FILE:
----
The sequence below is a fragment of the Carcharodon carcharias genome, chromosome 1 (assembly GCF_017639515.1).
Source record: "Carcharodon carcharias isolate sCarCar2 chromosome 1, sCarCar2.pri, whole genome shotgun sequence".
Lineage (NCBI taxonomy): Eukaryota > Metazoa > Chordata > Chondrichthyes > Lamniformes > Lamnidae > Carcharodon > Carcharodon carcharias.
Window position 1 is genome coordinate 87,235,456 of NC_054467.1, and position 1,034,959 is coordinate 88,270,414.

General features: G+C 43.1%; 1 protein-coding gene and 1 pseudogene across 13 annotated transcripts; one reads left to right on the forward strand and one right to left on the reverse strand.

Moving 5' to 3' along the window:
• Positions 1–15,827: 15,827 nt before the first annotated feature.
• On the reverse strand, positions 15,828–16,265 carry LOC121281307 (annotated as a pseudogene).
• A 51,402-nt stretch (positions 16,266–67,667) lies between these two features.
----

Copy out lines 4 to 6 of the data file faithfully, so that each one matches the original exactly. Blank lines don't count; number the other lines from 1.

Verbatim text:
Window position 1 is genome coordinate 87,235,456 of NC_054467.1, and position 1,034,959 is coordinate 88,270,414.

General features: G+C 43.1%; 1 protein-coding gene and 1 pseudogene across 13 annotated transcripts; one reads left to right on the forward strand and one right to left on the reverse strand.

Moving 5' to 3' along the window: